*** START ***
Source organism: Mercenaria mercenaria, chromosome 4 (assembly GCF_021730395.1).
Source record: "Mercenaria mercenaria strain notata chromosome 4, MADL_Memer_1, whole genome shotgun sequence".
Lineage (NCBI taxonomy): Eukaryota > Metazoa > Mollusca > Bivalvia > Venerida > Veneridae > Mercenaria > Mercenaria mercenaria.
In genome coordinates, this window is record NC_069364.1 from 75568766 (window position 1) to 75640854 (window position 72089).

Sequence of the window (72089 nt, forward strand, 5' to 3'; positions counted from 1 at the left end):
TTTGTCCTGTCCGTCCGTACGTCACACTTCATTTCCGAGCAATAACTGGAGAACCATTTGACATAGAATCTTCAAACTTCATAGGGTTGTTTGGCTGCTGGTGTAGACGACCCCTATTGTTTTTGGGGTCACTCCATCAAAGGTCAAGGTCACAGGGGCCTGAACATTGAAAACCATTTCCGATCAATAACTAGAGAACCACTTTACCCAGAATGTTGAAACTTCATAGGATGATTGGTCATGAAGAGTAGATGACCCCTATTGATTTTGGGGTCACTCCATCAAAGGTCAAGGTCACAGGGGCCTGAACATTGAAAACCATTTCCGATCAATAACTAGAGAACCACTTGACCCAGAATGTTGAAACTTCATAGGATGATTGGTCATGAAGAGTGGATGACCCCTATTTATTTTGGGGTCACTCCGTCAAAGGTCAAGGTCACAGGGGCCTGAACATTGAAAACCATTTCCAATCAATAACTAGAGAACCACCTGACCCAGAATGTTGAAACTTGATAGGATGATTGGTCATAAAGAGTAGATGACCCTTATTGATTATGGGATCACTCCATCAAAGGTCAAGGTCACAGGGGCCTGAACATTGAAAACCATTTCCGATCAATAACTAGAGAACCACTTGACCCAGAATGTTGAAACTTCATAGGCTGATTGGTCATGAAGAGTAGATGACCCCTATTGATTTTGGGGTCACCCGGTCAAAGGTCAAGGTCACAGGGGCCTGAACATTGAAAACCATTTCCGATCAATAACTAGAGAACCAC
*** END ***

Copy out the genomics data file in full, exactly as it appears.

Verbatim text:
Source organism: Mercenaria mercenaria, chromosome 4 (assembly GCF_021730395.1).
Source record: "Mercenaria mercenaria strain notata chromosome 4, MADL_Memer_1, whole genome shotgun sequence".
Lineage (NCBI taxonomy): Eukaryota > Metazoa > Mollusca > Bivalvia > Venerida > Veneridae > Mercenaria > Mercenaria mercenaria.
In genome coordinates, this window is record NC_069364.1 from 75568766 (window position 1) to 75640854 (window position 72089).

Sequence of the window (72089 nt, forward strand, 5' to 3'; positions counted from 1 at the left end):
TTTGTCCTGTCCGTCCGTACGTCACACTTCATTTCCGAGCAATAACTGGAGAACCATTTGACATAGAATCTTCAAACTTCATAGGGTTGTTTGGCTGCTGGTGTAGACGACCCCTATTGTTTTTGGGGTCACTCCATCAAAGGTCAAGGTCACAGGGGCCTGAACATTGAAAACCATTTCCGATCAATAACTAGAGAACCACTTTACCCAGAATGTTGAAACTTCATAGGATGATTGGTCATGAAGAGTAGATGACCCCTATTGATTTTGGGGTCACTCCATCAAAGGTCAAGGTCACAGGGGCCTGAACATTGAAAACCATTTCCGATCAATAACTAGAGAACCACTTGACCCAGAATGTTGAAACTTCATAGGATGATTGGTCATGAAGAGTGGATGACCCCTATTTATTTTGGGGTCACTCCGTCAAAGGTCAAGGTCACAGGGGCCTGAACATTGAAAACCATTTCCAATCAATAACTAGAGAACCACCTGACCCAGAATGTTGAAACTTGATAGGATGATTGGTCATAAAGAGTAGATGACCCTTATTGATTATGGGATCACTCCATCAAAGGTCAAGGTCACAGGGGCCTGAACATTGAAAACCATTTCCGATCAATAACTAGAGAACCACTTGACCCAGAATGTTGAAACTTCATAGGCTGATTGGTCATGAAGAGTAGATGACCCCTATTGATTTTGGGGTCACCCGGTCAAAGGTCAAGGTCACAGGGGCCTGAACATTGAAAACCATTTCCGATCAATAACTAGAGAACCAC